Big Fish is back with “The Time Giddeon Messed Up – Part 2” where Jon basically writes a character out of the game since the player quit and we come face to face (yet again) with the party’s nemesis Glacius Rex!

I’m in black and Jon (the DM) is in blue. This is Part 2, so you should probably check out Part 1.

If this is your first time checking out our little D&D Adventure Blog, you might want to check out this post that explains the setup and format of the game.  You can check out all “Big Fish” content on this nifty landing page. And if you’re enjoying our little GameTale Adventure Blog, please tell your friends on whatever platform you interact with them. If you think Jon and I are at all entertaining please consider checking out the geek-centric podcast we do every two weeks “9ES” right here.

Also, this is Jon’s last chance to wrap up our random improv suggestions from the previous session which were, if you recall: “The time we were sliding through dimensions, in our Nemesis’ (Glacius Rex) keep, to rescue a Genasi Sorcerer who was the heir to a Kingdom and it all started with an avalanche.”

A Interlude of Socks

Not sure how much it has come up in these write ups, but my character has a pet monkey. I have spent a number of downtime actions training and improving the monkey. This monkey is not magical, nor do I have any magical abilities to speak with him or command him. Any commands I give him are based purely on my character’s Animal Handling skill. He is a mundane trained monkey.

His name is Socks.

I guess since this session was story light and combat heavy, Jon decided to kick off the session with a special narration: “Socks the Monkey and The Big Blue Hat”.

I am probably not doing Jon’s narration justice, but here it goes. (Chime in wherever you want Jono, my notes are pretty terrible).

This little narration served two purposes.  First, it was an intermission in a two part game, allowing a little monkey to have an adventure.  Second, it allowed me to carefully describe the room that the whole session was going to happen in in excruciating detail.  The “fight” that happens after was a complex series of skill challenges mixed with a little bit of fighting to keep the tension up.  We’ll go into more details about the encounter later, but Socks got a good look at everything, and that set the scene for the party.

Socks is bored.

Jim has been lying in bed for hours, his body is cold. Blue veins are spread across his entire body. He’s probably sick.

Socks wants to have some fun, the best way to do that is to wake up Jim.  Remembering Jim’s training, he carefully grabs a Healing Potion and bonks Jim on the head with it.  The potion doesn’t spill and Jim doesn’t wake up.

Time to make his own fun.

The little monkey scampers to a tiny chest and puts on adventuring clothes. Which, in this case, consists of a tiny fez and a little vest. Not unlike Abu in Aladdin.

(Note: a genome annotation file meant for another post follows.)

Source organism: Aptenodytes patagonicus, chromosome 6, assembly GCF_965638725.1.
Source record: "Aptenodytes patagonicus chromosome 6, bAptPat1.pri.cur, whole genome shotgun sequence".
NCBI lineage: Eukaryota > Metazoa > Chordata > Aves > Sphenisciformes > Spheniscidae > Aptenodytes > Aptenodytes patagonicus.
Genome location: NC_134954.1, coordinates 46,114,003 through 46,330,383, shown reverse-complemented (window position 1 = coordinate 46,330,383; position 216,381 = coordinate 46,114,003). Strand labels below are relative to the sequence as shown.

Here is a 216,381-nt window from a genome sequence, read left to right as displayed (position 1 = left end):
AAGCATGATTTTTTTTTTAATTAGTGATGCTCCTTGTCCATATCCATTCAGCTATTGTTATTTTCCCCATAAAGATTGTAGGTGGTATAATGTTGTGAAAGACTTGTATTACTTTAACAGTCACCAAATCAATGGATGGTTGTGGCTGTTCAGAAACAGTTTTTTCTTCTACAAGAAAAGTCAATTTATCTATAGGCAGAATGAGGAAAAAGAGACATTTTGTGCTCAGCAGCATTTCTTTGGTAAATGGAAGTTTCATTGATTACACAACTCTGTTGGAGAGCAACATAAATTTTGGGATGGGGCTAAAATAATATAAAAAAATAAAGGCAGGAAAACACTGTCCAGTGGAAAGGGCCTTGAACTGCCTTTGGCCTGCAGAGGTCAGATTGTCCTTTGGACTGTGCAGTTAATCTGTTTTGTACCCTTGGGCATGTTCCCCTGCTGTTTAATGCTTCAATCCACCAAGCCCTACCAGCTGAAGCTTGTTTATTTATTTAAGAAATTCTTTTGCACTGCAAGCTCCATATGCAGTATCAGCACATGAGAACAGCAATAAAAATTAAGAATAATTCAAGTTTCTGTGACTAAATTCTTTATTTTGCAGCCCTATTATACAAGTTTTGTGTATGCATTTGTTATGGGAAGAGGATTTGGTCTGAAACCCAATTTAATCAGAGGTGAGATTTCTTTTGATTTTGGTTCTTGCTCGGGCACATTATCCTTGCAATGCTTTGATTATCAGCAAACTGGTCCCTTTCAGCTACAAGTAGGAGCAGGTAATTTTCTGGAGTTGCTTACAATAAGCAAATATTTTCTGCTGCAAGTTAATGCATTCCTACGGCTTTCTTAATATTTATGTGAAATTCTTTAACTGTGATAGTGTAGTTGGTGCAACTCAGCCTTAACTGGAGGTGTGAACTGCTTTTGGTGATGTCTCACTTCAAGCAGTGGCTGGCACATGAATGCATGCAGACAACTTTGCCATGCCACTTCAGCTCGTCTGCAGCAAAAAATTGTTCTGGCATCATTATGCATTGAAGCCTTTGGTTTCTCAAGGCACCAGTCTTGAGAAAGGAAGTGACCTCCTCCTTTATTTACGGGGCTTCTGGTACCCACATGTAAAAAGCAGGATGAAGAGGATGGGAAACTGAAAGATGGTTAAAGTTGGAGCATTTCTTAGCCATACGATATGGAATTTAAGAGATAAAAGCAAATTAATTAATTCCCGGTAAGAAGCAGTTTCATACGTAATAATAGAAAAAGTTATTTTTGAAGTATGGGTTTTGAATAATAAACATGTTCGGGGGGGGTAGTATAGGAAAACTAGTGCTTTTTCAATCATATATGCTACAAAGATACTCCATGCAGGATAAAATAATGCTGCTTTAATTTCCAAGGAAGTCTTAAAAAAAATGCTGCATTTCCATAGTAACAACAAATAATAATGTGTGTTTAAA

Ready for adventure, he now just needs to find it. A loud sound of ice crashing in the basement of the Treehouse provides him the direction of an adventure, and so he follows.

Once he arrives at the basement, he sees the other sailor, the man Jim doesn’t like, frozen in a block of ice. The man is standing by an open door that seems to lead into a sub-basement, even deeper beneath the massive enchanted tree.

Venturing through the door and down the spiraling stairs, the brave little monkey makes his way towards the source of the sound he heard earlier. At the bottom of the stairs he finds an enormous room.

In the far corner of the room there is what looks like a library, being tended to by tiny little blue bookmen. A large suit of armor is in the far side of the room near the bookshelves.

Sitting at a massive table, behind what looks to be a Dungeon Master’s screen, the creepy ice man is rolling small little geometric shapes and giggling with glee.

In the opposite corner of the library there seems to be a lab full of bubbling potions, vials and beakers. Socks thinks about smashing those bottles too, maybe that will wake up Jim?

Also in the room is massive globe, some 20 feet high, with a little chair attached to a telescope that seems to be able to slide up and down along a connecting arm, the telescope pointed down at the globe. The little chair is manned by another small little creature.

Finally, and most disturbing to the little monkey, is the nice lady Elise trapped in a crystal.

In the middle of the room there is a large, beating heart, nestled among the massive roots of the tree. The heart is also surrounded by the familiar blue crystal of Glacius Rex’s magic.

I’m a little sad you missed Closet Monkey from Family Guy here.